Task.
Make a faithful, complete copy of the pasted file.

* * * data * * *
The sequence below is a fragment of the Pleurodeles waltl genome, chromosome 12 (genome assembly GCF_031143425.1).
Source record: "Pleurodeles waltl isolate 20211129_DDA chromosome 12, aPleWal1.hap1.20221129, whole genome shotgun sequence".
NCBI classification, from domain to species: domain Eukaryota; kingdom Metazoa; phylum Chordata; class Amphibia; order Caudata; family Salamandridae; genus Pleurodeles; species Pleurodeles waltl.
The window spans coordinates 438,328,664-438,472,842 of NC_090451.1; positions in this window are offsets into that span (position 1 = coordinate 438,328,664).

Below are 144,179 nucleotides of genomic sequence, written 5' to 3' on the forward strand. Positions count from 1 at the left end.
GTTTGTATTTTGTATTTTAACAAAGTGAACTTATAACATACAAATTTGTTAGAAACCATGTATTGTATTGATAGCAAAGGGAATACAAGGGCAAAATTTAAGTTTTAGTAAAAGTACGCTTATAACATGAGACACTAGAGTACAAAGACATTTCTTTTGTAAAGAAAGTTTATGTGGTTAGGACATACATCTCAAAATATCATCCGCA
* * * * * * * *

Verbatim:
The sequence below is a fragment of the Pleurodeles waltl genome, chromosome 12 (genome assembly GCF_031143425.1).
Source record: "Pleurodeles waltl isolate 20211129_DDA chromosome 12, aPleWal1.hap1.20221129, whole genome shotgun sequence".
NCBI classification, from domain to species: domain Eukaryota; kingdom Metazoa; phylum Chordata; class Amphibia; order Caudata; family Salamandridae; genus Pleurodeles; species Pleurodeles waltl.
The window spans coordinates 438,328,664-438,472,842 of NC_090451.1; positions in this window are offsets into that span (position 1 = coordinate 438,328,664).

Below are 144,179 nucleotides of genomic sequence, written 5' to 3' on the forward strand. Positions count from 1 at the left end.
GTTTGTATTTTGTATTTTAACAAAGTGAACTTATAACATACAAATTTGTTAGAAACCATGTATTGTATTGATAGCAAAGGGAATACAAGGGCAAAATTTAAGTTTTAGTAAAAGTACGCTTATAACATGAGACACTAGAGTACAAAGACATTTCTTTTGTAAAGAAAGTTTATGTGGTTAGGACATACATCTCAAAATATCATCCGCA